The Book of Ruth: Introduction (Part 1) – How Relevant Can a Book of the Bible Be?

Posted: October 16, 2017 in Book of Ruth
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The Book of Ruth: An Introduction (Part 1 of 4)
As we move to a new book of the Bible today, we are thankful for the Book of Ruth. It comes at point in the Bible where you almost thoroughly disgusted with the people of Israel. The last thing we saw in Judges was that the people of Israel had sunk to new lows of immoral behavior. A civil war had broken out because of half-truths, gang rape of a woman to the point of death that followed after men wanting to have homosexual sex with a stranger passing through a Benjamite town. It was a very sordid and ugly time in the book of Judges. As we read through it, the behaviors became progressively worse as the nation of Israel strayed farther and farther from God.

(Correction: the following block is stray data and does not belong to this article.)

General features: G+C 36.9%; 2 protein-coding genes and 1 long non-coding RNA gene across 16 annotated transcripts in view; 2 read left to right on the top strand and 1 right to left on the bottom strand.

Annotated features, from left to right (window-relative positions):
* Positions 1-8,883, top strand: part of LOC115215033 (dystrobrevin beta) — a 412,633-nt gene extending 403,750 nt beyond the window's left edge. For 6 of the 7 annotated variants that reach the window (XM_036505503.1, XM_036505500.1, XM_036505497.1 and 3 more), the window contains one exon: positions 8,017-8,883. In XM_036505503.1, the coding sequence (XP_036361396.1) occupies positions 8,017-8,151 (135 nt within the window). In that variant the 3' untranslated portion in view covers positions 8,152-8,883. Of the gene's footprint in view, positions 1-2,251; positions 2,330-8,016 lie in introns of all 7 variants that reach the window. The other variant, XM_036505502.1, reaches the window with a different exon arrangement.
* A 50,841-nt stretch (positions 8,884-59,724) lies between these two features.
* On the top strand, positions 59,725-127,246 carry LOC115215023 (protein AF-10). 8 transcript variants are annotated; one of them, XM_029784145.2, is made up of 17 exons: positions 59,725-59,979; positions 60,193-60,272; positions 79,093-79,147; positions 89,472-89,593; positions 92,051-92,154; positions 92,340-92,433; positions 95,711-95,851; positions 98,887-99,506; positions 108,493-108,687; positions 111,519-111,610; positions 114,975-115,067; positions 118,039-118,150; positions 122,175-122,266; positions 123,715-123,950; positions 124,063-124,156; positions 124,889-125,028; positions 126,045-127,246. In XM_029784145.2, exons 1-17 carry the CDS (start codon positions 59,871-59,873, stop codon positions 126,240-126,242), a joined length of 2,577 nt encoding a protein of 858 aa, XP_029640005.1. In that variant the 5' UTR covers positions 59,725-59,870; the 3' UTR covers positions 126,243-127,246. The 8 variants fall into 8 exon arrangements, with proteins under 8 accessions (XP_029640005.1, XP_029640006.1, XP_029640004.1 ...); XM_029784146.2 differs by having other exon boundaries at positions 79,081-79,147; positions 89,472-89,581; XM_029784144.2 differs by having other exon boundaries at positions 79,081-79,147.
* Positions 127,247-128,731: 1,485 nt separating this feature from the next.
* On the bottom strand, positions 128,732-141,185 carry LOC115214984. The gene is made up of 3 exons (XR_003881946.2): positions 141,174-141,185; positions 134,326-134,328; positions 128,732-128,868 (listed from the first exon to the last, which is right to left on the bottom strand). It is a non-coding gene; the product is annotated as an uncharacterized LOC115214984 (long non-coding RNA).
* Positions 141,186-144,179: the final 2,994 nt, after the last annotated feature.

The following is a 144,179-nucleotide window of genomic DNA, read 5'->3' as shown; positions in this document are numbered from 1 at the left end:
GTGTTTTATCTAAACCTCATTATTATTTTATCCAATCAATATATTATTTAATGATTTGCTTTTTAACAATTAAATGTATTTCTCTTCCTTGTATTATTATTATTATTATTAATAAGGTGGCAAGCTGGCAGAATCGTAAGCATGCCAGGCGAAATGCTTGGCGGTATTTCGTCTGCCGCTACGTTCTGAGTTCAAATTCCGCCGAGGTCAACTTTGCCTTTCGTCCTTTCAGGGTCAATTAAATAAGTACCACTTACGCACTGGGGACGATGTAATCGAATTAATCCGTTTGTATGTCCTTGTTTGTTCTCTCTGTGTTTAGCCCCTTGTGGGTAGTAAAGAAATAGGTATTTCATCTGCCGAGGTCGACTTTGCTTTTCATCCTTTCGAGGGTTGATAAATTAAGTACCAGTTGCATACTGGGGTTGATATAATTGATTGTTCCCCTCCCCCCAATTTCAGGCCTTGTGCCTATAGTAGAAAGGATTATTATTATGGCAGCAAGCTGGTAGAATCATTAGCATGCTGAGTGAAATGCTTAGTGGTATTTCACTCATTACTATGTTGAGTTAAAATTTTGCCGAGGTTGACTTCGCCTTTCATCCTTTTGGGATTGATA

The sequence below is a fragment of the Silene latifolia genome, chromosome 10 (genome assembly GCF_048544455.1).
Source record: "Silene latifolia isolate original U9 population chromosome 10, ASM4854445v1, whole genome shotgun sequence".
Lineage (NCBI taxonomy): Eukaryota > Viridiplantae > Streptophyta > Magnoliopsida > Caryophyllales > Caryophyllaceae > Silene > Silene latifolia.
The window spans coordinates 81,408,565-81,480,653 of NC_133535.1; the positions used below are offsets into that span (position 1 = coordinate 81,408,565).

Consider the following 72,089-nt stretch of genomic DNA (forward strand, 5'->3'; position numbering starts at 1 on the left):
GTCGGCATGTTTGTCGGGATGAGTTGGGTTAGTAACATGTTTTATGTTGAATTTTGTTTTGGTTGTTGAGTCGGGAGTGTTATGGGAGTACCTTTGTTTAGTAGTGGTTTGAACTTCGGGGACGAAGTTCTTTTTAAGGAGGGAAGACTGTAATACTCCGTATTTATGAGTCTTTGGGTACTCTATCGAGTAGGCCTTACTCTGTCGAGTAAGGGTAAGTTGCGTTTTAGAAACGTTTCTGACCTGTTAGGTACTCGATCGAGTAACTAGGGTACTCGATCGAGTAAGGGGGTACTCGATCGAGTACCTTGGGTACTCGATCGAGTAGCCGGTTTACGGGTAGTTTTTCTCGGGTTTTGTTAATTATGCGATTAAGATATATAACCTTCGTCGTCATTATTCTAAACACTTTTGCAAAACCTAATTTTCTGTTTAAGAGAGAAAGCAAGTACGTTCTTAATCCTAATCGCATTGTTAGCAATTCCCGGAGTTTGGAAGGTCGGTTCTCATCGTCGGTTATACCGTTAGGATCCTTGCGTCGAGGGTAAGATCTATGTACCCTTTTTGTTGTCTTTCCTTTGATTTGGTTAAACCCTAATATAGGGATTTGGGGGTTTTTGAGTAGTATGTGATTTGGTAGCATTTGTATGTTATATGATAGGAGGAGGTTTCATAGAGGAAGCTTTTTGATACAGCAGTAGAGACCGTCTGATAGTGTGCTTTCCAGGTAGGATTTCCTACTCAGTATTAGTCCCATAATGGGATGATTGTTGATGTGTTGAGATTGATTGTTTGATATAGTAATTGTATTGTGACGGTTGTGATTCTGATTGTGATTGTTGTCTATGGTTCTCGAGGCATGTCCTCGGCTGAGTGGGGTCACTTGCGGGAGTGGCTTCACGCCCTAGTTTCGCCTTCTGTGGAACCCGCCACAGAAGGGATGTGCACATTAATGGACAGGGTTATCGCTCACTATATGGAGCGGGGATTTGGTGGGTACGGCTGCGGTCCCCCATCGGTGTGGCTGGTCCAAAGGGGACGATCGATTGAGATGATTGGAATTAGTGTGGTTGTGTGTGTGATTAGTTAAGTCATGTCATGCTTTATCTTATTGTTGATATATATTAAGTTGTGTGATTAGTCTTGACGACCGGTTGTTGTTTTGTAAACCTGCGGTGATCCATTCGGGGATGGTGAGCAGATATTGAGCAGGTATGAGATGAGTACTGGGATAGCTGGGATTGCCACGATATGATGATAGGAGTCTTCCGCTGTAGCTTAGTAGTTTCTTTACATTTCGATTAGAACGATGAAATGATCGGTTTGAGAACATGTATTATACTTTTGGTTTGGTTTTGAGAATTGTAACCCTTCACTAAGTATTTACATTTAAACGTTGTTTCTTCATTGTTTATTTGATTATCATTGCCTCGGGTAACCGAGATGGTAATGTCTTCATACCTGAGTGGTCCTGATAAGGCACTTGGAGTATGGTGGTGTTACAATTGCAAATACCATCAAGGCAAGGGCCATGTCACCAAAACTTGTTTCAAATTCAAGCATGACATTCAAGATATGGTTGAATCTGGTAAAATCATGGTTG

Ruth provides us with a glimpse of goodness in a time of horrible morality in Israel. The book of Ruth shows us many things:

• First, it shows us that even in the worst of times, there are true believers in God who carry out their faith regardless of the moral climate of the nations (Part 1 of 4 of these blogs)

• Second, it shows us that participation in the kingdom of God is not limited by who you are or what you were and that God can use us all no matter where we start from (Part 2 of 4 of these blogs)

• Third, it demonstrates faithful obedience to God leads us to God’s promises for our lives (Part 3 of 4 of these blogs)

• Finally, it teaches about God’s redemptive plan for man (Part 4 of 4 of these blogs)

Ruth is a beautifully written and wonderfully executed book, though it is one of the shorter books in the Bible and deserves full study and attention by us. For today and the next 3 blogs, we will focus on the overall things that Ruth teaches us. Then, we will move into the passages of the book itself.